On the label, for instance, you might find the notation CCA 70 printed. Alternately, if the battery is used in a golf cart, it can contain letters. Ah, which stands for ampere-hours, followed by a number.

  1. Divide the CCA

AGM batteries for vehicles will have a label with their CCA rating. The battery’s Cold Cranking Amps (CCA) measure its ability to produce electricity at freezing temperatures for 30 seconds.

An operating voltage of 7V is used to accomplish this. The typical CCA ranges from 300 to 700. A higher CCA number is indicative of a more powerful engine.

The battery’s CCA rating must be cut in half. Checking the battery’s condition is finally complete. Assuming the load test reading for your battery is half the CCA. If so, the battery is in good condition.

However, a significant discrepancy between the tester’s reading and CCA indicates poor battery condition and should be investigated further.

  1. Switch On the Load 

Start up your load-gauging device. The alligator clips should be attached to the terminals of the battery; the clip at the end of the red wire should be attached to the “+” terminal, and the clip at the end of the black wire should be attached to the “-” terminal.


Load Test AGM Deep Cycle Battery
  1. Let the Load Test Run

Now running the load tester will let you know whether you’ve done all the steps properly or not. For the test, press the start button, and you have to run the test for 10 to 15 seconds. After 15 seconds, the majority of load testers will automatically shut off.

  1. Read Load Test Meter

The final step of the load test of the AGM cycle battery is to read the load test meter. However, the reading process is as same as the earlier ampere ratings. So charge the battery if the percentage is below 10.

But leaving the battery in the same position for a few hours and if it still doesn’t cross 10, then you might replace the battery. 


  • How much voltage should an AGM battery have?

Standard lead acid batteries require 13.8v – 14.4v to complete a full charge from a state of discharge. However, GM batteries are designed to require 14.6v – 14.8v. Hence most onboard chargers aren’t built to give this range.

  • Can an AGM battery be overcharged?

AGM batteries, like all gelled and sealed devices, are easily damaged by being overcharged. Although these batteries can safely be charged to 2.40V/cell, the float charge should be set to between 2.25 and 2.30V/cell.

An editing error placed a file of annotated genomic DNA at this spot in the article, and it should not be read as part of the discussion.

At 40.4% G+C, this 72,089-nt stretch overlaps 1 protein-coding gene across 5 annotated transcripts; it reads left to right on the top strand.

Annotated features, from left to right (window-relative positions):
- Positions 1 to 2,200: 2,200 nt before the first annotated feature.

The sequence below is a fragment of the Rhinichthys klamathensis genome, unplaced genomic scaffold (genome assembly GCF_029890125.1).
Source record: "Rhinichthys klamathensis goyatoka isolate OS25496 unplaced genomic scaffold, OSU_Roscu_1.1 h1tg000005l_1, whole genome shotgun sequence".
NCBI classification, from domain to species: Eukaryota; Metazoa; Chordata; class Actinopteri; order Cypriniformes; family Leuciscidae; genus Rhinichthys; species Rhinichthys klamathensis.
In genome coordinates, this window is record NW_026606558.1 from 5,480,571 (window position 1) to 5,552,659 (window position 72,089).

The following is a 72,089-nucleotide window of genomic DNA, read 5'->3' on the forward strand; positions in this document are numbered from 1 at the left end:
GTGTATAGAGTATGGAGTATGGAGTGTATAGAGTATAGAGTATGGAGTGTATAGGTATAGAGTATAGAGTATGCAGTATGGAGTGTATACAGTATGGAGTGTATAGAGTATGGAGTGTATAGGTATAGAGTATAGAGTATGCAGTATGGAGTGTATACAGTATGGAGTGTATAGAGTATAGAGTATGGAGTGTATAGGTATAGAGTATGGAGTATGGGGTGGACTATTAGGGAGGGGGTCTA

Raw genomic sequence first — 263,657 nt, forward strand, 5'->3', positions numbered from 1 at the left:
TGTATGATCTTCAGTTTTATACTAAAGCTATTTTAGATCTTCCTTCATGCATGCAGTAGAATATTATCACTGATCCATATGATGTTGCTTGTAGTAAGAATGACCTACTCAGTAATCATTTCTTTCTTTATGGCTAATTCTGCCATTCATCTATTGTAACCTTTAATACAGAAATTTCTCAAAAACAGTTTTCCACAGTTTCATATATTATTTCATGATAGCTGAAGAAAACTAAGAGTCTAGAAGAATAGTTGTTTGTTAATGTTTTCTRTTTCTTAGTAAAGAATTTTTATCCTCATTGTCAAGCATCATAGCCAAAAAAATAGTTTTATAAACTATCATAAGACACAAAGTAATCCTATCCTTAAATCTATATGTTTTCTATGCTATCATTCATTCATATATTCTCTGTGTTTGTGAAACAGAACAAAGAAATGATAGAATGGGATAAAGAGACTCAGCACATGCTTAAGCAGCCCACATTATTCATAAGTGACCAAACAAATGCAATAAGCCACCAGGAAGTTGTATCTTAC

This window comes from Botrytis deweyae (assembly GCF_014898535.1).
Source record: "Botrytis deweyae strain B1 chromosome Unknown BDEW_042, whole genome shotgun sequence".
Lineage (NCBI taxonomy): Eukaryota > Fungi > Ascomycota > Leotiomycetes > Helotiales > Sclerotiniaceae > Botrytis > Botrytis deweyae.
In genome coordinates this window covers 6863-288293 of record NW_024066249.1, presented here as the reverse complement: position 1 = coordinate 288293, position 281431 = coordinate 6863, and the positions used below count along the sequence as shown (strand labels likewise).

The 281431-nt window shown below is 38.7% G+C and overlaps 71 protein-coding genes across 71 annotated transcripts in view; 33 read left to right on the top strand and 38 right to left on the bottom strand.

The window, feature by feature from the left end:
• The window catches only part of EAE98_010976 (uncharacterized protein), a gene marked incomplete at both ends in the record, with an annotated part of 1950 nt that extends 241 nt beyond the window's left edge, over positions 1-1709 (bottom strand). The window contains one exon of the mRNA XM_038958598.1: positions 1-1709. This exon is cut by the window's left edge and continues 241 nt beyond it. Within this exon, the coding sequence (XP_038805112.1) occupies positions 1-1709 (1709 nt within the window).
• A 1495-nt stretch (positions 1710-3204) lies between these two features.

• Is there a reason my AGM battery is losing power so rapidly?

Reduced battery capacity in an AGM battery can be caused by a number of factors, the most common of which is a lack of regular maintenance and charging. Most battery manufacturers stipulate that their products be charged back to full capacity after each use.

  • How long does an AGM battery typically last?

Twelve-volt Gel or AGM batteries have a six-year lifespan if kept fully charged while not in use. The battery keeps 80% of its original capacity even after five or six years of float voltage at a constant ambient temperature of 25 C.

  • Is an AGM battery possible to jump-start?

Avoid trying to jump-start a battery if you notice ice forming inside the cells or if the electrolyte level has decreased to the point where the plates are exposed. Do not try to open the cells of an AGM battery or one that says “Maintenance Free” on the package.


Till now, you got to know how to load test AGM deep cycle battery. However, A deep discharge test is necessary to determine the true capacity of a deep-cycle battery.

Moreover, discharge testing equipment is available at most good battery stores and is necessary for this inspection. But if you’re not comfortable enough to do the test independently, you better do it with an expert.

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Marcelo Araujo-Xavier

Hi, Marcelo Araujo-Xavier is here! I am the author of Batteryhint. I have been working in the battery industry for over 20 years and have a passion for helping people find the best battery for their needs. I have personally tested and reviewed hundreds of different batteries. I'm certified by the International Association of Automotive Battery Manufacturers. I have always been interested in batteries and how they work, so I decided to start this website to share my knowledge with others. I hope you find the information on this website helpful and informative. I will be regularly updating this website with new resources, If you have any questions or comments, please feel free to contact me. I would love to hear from you and help you find the best battery for your needs.